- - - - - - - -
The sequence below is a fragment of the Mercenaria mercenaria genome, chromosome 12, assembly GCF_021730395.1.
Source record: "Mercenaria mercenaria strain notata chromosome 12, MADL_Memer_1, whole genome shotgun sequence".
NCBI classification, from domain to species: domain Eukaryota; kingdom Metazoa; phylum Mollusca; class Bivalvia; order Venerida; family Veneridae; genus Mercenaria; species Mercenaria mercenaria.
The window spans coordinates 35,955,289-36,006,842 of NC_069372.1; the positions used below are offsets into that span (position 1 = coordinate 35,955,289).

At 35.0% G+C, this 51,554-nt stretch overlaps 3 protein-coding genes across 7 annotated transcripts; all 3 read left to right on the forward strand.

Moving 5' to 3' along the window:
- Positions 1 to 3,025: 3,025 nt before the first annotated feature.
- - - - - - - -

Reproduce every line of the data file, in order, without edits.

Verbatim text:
The sequence below is a fragment of the Mercenaria mercenaria genome, chromosome 12, assembly GCF_021730395.1.
Source record: "Mercenaria mercenaria strain notata chromosome 12, MADL_Memer_1, whole genome shotgun sequence".
NCBI classification, from domain to species: domain Eukaryota; kingdom Metazoa; phylum Mollusca; class Bivalvia; order Venerida; family Veneridae; genus Mercenaria; species Mercenaria mercenaria.
The window spans coordinates 35,955,289-36,006,842 of NC_069372.1; the positions used below are offsets into that span (position 1 = coordinate 35,955,289).

At 35.0% G+C, this 51,554-nt stretch overlaps 3 protein-coding genes across 7 annotated transcripts; all 3 read left to right on the forward strand.

Moving 5' to 3' along the window:
- Positions 1 to 3,025: 3,025 nt before the first annotated feature.